The telecommunications industry and their shameless fake consumer groups are telling Congress and consumers that this is a debate between AT&T/Verizon/Comcast and Google/Microsoft/Yahoo. This mischaracterization is as insulting as it is misleading. This is a debate about the future of our democracy and our culture.
For the music community, the last five years have seen a remarkable transformation to a legitimate digital music economy. Artists are using new technologies to create, market and distribute their works it in ways never before possible. Consumers have had the unprecedented ability to discover and enjoy music, using a wide range of devices and platforms. Innovators responded to the new marketplace by developing new services and business models, including subscription services, digital download stores, webcast stations, music blogs and social networking communities. The Internet has given many people the opportunity to not only engage in the music marketplace, but to completely reconfigure it into something dynamic and diverse.
The success of the digital music transformation is rooted in the idea that artists should be able to make their work available to potential fans via platforms of their choosing, while consumers should have the right to access any legal content via platforms of their choice. When telephone companies and cable companies request permission to put a price tag on access to their network, how is this different from huge radio chains putting a price tag on the ability to be considered for commercial airplay?
The Internet works because of innovation and creativity, not because of huge corporations that seek to maximize their return on investment. In the mid 1990s, consumers rejected the early walled-garden business model of America Online in favor of the chaos of the Internet. Now, the companies that control Internet access for businesses and homes claim that net neutrality provisions are unnecessary and counterproductive. The music community has been through this before. We’ve seen what happens when a vital conduit becomes locked down by huge corporations fixated on gaining a return on their investment. As the debate around network neutrality and the underlying legal and regulatory structure of the Internet begins in earnest, the music community won’t stand for Congress or the FCC to implement a legal and regulatory framework that could allow dominant broadband providers to leverage the same destructive gatekeeper function that radio conglomerates used in the name of maximizing return on investment.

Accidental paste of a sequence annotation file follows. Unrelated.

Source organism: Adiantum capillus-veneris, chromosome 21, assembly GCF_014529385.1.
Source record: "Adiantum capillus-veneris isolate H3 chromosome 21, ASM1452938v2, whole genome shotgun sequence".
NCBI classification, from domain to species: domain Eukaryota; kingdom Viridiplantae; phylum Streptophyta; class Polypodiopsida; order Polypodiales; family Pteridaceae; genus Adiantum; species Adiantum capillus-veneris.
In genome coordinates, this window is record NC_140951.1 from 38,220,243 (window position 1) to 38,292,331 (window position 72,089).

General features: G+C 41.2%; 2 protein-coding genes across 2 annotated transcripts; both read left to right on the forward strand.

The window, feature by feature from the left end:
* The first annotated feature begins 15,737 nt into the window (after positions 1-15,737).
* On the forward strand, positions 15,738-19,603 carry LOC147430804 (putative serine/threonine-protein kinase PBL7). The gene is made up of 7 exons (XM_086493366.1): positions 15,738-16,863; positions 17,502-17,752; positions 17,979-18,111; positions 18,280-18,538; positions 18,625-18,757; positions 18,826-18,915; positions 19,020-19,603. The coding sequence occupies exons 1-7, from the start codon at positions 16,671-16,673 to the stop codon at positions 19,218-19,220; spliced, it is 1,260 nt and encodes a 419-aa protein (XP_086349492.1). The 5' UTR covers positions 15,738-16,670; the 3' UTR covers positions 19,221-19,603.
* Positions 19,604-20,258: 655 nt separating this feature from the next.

Future of Music Coalition is part of a diverse coalition of organizations pressing Congress to halt the telecommunication industry’s efforts to redefine the fundamental structures of the Internet. Consumers Union, Common Cause, Free Press, Christian Coalition, Gun Owners of America, AARP and dozens of others are expressing their support for strong network neutrality laws.
If and when this measure moves to the Senate floor, advocates for speech, culture and consumer rights will fight to preserve an open Internet for artists, activists, entrepreneurs, researchers, consumers and any citizen who values the open structures of the Internet. FMC wouldn’t want to be on the wrong side of this issue when the sleeping giant of the public wakes up to realize what big media and some government representatives are trying to do to their Internet. That battle will be fierce and personal.